Unique Research Funding Strategy
Cure Alzheimer’s Fund (CAF) takes a venture capital approach to medical research by finding the visionaries in the field, supporting them, focusing on the essentials by establishing a frugal culture and daring to be great. Our research objective is to support the scientists doing the most innovative work that will move knowledge of Alzheimer’s pathology most expeditiously to prevention and cure.
Our research follows a Research Roadmap designed by leading Alzheimer’s researchers who form the CAF Research Consortium. Proposals typically arise from members of the Consortium for their own work or complementary projects with or by others. Proposals are brief, with an emphasis on objectives, proposed outcomes, method and supporting data. They are reviewed by the chair of our Research Consortium and then by members of the Scientific Advisory Board. No scoring rubric is used; rather, questions or concerns are related to the researcher, who then may modify or explain the proposal accordingly. Mid-year and final reports are required. With sufficient reason to continue, some projects may be funded beyond one year. We do not accept unsolicited proposals, nor do we fund indirect costs or overhead at host institutions. Approval usually takes about two weeks, with funds delivered to the host institution within three weeks.
Latest Research Updates
A new "alternative amyloid hypothesis” from the lab of Dr. Charles Glabe, at the University of California at Irvine, helps explain precisely how neurons (nerve cells) die in Alzheimer’s disease and how known genetic mutations initiate a chain reaction in this long process. The important new hypothesis was driven by research supported by Cure Alzheimer’s Fund, and has just been being published in the Journal Neurobiology of Disease. Dr.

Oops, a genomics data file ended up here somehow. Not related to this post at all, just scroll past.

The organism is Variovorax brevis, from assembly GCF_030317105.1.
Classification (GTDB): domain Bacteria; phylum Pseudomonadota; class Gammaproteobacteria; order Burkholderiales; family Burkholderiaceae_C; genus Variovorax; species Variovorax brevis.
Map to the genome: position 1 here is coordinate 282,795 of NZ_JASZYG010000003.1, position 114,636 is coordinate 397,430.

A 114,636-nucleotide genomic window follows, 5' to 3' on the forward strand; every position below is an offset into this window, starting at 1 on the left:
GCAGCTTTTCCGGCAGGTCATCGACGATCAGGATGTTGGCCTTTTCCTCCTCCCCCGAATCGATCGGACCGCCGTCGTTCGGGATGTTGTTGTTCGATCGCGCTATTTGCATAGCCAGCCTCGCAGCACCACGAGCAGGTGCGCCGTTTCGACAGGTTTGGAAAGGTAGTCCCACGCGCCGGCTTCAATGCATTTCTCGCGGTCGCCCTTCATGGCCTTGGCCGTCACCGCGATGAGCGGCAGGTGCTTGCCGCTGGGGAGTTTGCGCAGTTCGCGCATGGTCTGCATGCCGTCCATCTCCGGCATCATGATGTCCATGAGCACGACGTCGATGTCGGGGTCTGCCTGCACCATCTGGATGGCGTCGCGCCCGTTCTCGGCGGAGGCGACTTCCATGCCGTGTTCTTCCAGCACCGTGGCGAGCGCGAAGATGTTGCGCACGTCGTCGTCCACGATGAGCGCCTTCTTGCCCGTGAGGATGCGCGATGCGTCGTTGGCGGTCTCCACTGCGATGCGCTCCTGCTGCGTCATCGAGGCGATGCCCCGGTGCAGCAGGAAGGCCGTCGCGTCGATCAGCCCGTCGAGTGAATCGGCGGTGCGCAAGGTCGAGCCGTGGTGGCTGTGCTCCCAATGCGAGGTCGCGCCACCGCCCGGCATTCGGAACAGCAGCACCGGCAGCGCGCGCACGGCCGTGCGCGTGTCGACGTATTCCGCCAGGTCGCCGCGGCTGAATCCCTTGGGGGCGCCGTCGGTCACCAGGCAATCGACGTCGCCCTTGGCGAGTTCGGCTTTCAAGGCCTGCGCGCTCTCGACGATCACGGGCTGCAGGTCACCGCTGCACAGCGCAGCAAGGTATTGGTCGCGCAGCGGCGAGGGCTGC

A promising first-in-class drug stimulates the creation of new nerve cells in the brains of Alzheimer's mice and will soon be tested in the brains of human patients, thanks to new research by Dr. Sam Gandy, member of Cure Alzheimer's Fund's Research Consortium, at Mount Sinai School of Medicine in New York.
The world already is very familiar with both Alzheimer’s disease (AD), primarily a disease that occurs in the elderly, and Down syndrome (DS), a genetic condition present at birth. What many don’t realize is that these two conditions also overlap. By age 40, nearly all people born with Down syndrome have begun accruing the plaque and tangle hallmarks of Alzheimer’s. By age 60, most exhibit signs of dementia.
Five new publications by Gal Bitan, Ph.D., and colleagues of the David Geffen School of Medicine at UCLA have been released on developing the "molecular tweezer"* CLR01 as a therapeutic drug for Alzheimer's disease and other amyloidoses (conditions involving the build-up of insoluble amyloid proteins).
A new blood test, which has the potential to accurately diagnose Alzheimer’s disease in individuals and significantly advance drug testing and research on the disease, has been developed through grant funding by Cure Alzheimer's Fund.
The test, known as Immunosignature (IS) and developed by a team led by UCLA neurologist Lucas Restrepo, uses a special method of fluorescent tagging of antibodies in the blood to recognize an identifiable binding pattern—or antibody "signature"—associated with Alzheimer's.
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